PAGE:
We developed jobs-to-be done (JTBD) statements for each user profile, based on our research. JTBD state what job the product is helping the customer complete. They are an alternative to personas that:
Make assumptions explicit
Links motivation with goals
Establish the context of use, as opposed to stating demographics, preferences, etc. like personas (not as helpful)
Don’t presuppose the solution; there could be many ways of resolving each job
Feature generation and mapping
We each generated a set of features that would accomplish our job statements. Because the different experiences needed to interact with each other, we mapped which features were related between the patient, case manager, and epidemiologist.
We iterated on several wireframes for each feature, to generate different design approaches. I focused on navigation, information architecture, and data visualization.
testing - Round 1
I conducted 3 moderated, in person usability sessions for the case manager experience. The goal was to gather general feedback about the app, its value, and the context of use. I wasn’t looking for feedback on specific aesthetic components of the design yet.
Findings - Round 1
Profile icon didn’t signal that it was specific to the patient (and not the user’s own profile). The contrast wasn’t drastic enough for users to know when they were currently on the profile section.
Phone icon is too broad a representation; users thought it could have many purposes, including the intended ‘contacts list’.
Rx/milestone features didn’t align with how case managers approach their work. Although users wanted to see the medication and lab results, the case manager does not directly enter or manage that information. Those details come from the doctor and the lab.
We focused too much on information entry and retrieval, when the case manager is really a conduit for communication.
There is much sporadic communication between patients, doctors, epidemiologists, and the case manager. The case manager’s job is to manage communication and understanding across these different people, leveraging that for a successful outcome. This finding was so critical that I updated by job statements. While making design decisions going forward, the JBTD statements were now an accurate resource to refer back to.
Testing - round 2
Based on the previous findings, I iterated on my wireframes, converting them into high fidelity mockups. I conducted 3 unmoderated, remote usability sessions via usertesting.com. The goal was to evaluate specific interaction designs, the copy, and lightweight visual design elements.
Findings - Round 2
Better recognition of icons; users understood what each section contained where they were in the app at all times.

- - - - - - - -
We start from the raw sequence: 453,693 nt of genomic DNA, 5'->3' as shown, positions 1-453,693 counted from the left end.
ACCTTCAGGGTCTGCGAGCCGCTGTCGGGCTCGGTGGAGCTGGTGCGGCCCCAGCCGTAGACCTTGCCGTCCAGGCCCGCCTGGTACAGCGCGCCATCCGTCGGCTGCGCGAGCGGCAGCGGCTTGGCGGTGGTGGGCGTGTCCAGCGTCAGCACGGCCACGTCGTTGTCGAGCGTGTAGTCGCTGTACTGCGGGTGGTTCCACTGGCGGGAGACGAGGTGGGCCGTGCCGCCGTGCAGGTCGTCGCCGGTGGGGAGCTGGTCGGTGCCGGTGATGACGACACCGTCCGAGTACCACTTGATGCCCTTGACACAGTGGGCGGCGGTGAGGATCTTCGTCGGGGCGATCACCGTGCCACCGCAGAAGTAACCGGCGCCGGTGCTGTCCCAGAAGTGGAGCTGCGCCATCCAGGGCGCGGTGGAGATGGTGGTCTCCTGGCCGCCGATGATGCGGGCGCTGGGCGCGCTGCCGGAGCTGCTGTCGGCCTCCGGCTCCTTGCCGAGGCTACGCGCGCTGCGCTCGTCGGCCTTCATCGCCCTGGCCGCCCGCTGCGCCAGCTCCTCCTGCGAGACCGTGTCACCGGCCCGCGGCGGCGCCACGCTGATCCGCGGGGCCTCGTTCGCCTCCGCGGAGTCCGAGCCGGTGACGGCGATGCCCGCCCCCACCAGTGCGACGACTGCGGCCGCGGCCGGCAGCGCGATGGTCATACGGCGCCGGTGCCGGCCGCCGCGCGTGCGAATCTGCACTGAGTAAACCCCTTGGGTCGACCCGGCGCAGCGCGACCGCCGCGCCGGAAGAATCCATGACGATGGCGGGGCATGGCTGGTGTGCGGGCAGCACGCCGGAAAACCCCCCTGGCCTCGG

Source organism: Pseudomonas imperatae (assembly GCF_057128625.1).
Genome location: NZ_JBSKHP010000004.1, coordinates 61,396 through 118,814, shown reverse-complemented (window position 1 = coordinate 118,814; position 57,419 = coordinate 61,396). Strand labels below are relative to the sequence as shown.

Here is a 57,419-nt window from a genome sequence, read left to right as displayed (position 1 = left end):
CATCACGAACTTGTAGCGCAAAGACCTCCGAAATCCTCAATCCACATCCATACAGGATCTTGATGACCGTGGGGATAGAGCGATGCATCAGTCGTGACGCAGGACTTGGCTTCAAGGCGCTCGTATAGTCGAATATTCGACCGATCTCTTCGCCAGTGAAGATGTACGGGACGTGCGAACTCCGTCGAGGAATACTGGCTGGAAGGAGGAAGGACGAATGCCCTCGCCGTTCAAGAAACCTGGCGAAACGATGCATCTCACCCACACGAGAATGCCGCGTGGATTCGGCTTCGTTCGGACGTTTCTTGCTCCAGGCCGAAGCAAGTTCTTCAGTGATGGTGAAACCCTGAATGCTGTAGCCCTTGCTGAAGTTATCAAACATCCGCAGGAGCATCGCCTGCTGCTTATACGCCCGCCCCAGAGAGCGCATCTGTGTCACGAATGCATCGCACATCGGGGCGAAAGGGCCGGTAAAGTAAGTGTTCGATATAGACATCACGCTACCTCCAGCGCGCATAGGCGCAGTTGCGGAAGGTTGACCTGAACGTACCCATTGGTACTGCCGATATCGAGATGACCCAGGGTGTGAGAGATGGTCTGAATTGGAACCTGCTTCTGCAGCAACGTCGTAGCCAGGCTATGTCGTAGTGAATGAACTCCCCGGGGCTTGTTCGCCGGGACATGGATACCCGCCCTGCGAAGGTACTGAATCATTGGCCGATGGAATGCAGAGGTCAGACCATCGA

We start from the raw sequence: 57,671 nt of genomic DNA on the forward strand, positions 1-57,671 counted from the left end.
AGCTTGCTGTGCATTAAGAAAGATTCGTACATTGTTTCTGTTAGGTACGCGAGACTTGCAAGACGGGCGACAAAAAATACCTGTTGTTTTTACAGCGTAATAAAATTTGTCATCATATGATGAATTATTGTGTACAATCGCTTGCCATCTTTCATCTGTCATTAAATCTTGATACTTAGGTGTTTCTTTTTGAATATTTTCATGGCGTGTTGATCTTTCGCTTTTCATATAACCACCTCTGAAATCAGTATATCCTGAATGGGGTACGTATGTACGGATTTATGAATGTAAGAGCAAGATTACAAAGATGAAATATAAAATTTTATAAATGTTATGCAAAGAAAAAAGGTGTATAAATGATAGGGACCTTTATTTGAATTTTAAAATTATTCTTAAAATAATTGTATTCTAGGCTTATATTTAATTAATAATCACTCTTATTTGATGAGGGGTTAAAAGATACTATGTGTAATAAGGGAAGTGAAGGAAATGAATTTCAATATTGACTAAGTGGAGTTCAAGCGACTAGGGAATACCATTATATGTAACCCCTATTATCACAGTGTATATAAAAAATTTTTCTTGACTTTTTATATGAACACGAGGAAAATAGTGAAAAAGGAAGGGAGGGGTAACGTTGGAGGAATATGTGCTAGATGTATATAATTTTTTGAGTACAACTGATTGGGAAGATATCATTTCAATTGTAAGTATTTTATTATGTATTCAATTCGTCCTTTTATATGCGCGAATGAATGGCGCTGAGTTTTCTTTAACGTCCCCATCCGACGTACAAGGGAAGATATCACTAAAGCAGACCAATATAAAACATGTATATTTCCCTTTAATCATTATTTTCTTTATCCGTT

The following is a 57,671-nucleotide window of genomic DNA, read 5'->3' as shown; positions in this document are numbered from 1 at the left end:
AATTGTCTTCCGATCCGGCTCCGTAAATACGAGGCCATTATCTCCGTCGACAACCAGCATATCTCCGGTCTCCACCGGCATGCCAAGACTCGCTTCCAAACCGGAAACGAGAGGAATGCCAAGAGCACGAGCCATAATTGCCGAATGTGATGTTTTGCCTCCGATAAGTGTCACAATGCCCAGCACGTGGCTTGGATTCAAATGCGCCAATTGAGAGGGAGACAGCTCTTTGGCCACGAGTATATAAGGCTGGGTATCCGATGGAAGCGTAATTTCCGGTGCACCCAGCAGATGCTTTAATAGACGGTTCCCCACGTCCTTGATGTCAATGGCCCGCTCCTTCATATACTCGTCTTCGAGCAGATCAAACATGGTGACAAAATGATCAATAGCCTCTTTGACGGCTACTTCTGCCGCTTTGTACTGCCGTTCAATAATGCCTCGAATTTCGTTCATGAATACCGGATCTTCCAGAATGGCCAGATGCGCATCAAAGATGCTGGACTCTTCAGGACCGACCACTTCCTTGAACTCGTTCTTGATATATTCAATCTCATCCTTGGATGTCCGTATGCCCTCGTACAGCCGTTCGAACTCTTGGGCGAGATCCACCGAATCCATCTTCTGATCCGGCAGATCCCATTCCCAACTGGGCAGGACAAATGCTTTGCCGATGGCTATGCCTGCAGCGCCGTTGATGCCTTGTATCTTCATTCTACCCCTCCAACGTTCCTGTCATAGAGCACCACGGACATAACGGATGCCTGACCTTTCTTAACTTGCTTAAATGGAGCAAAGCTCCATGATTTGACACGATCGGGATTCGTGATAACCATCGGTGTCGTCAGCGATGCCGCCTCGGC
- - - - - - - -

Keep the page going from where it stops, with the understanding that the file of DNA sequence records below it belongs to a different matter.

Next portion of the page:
Intuitive information architecture for lab results, medication information; users found this information on the first attempt.
Case managers wanted more detailed disease info and medication info, so they can answer any questions that arise from their patient, and correspond knowledgeably with their patient’s doctor.
Users didn’t understand how the map could be useful part of workflow, because they didn’t discover all parts of the flow during testing. They only clicked on the map itself, and didn’t click on the pin points at the side of the map, which kickstarted the workflow of adding contact information.
This was my first experience doing unmoderated usability tests. I learned how important it is to have clear tasks and to test it out beforehand on the same technology as participants will be using. One of my tasks didn’t work because usertesting.com renders differently on mobile vs desktop.
It was tricky to make the tradeoff between having a participant go through the whole arc of an interaction vs breaking it up into pieces. I broke the map interaction into pieces and users didn’t have enough context to complete the task.
Based on the usability findings, we iterated on our designs, culminating in a comprehensive web / table / mobile interface.
Since this was a class project, we all technically had the role of designer. However, each of us gravitated towards the role that fit us best. I took on the role of user researcher, and my two colleagues took on the role of designer, and product manager. Throughout this project, we worked extremely closely with each other. This project was particularly rewarding because we learned a lot from each other’s strengths. For example, my design teammate pushed me to think of more creative solutions while I pushed her to look to our user research findings when developing these solutions. Our third teammate, who took on the role of product manager, helped move us forward when we got stuck in the weeds. We very much complemented each other, and gained a deeper appreciation of each other’s fields.